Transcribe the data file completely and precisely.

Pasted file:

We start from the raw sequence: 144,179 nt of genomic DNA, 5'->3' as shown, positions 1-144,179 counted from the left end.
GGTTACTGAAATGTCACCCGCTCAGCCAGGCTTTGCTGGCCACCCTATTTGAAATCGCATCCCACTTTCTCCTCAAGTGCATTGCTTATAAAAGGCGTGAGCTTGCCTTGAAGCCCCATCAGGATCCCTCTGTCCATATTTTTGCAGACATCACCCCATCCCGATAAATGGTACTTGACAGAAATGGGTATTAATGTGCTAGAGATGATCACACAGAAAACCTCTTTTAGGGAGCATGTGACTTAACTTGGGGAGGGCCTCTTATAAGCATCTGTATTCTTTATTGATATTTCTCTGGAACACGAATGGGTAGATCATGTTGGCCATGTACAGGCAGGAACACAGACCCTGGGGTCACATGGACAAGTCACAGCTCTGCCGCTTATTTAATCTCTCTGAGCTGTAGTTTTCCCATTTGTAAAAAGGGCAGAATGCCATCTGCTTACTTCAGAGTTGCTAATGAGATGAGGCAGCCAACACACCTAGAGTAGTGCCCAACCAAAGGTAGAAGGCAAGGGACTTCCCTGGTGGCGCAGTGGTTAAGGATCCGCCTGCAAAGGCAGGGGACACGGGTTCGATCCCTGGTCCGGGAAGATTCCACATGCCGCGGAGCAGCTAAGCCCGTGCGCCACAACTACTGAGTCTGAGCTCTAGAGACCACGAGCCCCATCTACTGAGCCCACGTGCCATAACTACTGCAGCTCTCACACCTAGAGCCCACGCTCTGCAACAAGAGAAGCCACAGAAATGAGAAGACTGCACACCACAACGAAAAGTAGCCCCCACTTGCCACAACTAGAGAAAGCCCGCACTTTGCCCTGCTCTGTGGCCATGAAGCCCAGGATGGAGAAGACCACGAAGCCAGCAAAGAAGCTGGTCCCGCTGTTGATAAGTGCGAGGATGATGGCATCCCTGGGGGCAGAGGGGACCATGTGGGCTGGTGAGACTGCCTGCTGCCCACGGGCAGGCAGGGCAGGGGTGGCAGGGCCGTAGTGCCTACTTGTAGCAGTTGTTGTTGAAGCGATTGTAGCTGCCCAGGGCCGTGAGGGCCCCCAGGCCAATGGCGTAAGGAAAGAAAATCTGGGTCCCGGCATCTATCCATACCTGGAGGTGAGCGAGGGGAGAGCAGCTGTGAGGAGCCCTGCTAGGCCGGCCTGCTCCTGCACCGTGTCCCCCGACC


We start from the raw sequence: 144,179 nt of genomic DNA, 5'->3' as shown, positions 1-144,179 counted from the left end.
GGTTACTGAAATGTCACCCGCTCAGCCAGGCTTTGCTGGCCACCCTATTTGAAATCGCATCCCACTTTCTCCTCAAGTGCATTGCTTATAAAAGGCGTGAGCTTGCCTTGAAGCCCCATCAGGATCCCTCTGTCCATATTTTTGCAGACATCACCCCATCCCGATAAATGGTACTTGACAGAAATGGGTATTAATGTGCTAGAGATGATCACACAGAAAACCTCTTTTAGGGAGCATGTGACTTAACTTGGGGAGGGCCTCTTATAAGCATCTGTATTCTTTATTGATATTTCTCTGGAACACGAATGGGTAGATCATGTTGGCCATGTACAGGCAGGAACACAGACCCTGGGGTCACATGGACAAGTCACAGCTCTGCCGCTTATTTAATCTCTCTGAGCTGTAGTTTTCCCATTTGTAAAAAGGGCAGAATGCCATCTGCTTACTTCAGAGTTGCTAATGAGATGAGGCAGCCAACACACCTAGAGTAGTGCCCAACCAAAGGTAGAAGGCAAGGGACTTCCCTGGTGGCGCAGTGGTTAAGGATCCGCCTGCAAAGGCAGGGGACACGGGTTCGATCCCTGGTCCGGGAAGATTCCACATGCCGCGGAGCAGCTAAGCCCGTGCGCCACAACTACTGAGTCTGAGCTCTAGAGACCACGAGCCCCATCTACTGAGCCCACGTGCCATAACTACTGCAGCTCTCACACCTAGAGCCCACGCTCTGCAACAAGAGAAGCCACAGAAATGAGAAGACTGCACACCACAACGAAAAGTAGCCCCCACTTGCCACAACTAGAGAAAGCCCGCACTTTGCCCTGCTCTGTGGCCATGAAGCCCAGGATGGAGAAGACCACGAAGCCAGCAAAGAAGCTGGTCCCGCTGTTGATAAGTGCGAGGATGATGGCATCCCTGGGGGCAGAGGGGACCATGTGGGCTGGTGAGACTGCCTGCTGCCCACGGGCAGGCAGGGCAGGGGTGGCAGGGCCGTAGTGCCTACTTGTAGCAGTTGTTGTTGAAGCGATTGTAGCTGCCCAGGGCCGTGAGGGCCCCCAGGCCAATGGCGTAAGGAAAGAAAATCTGGGTCCCGGCATCTATCCATACCTGGAGGTGAGCGAGGGGAGAGCAGCTGTGAGGAGCCCTGCTAGGCCGGCCTGCTCCTGCACCGTGTCCCCCGACC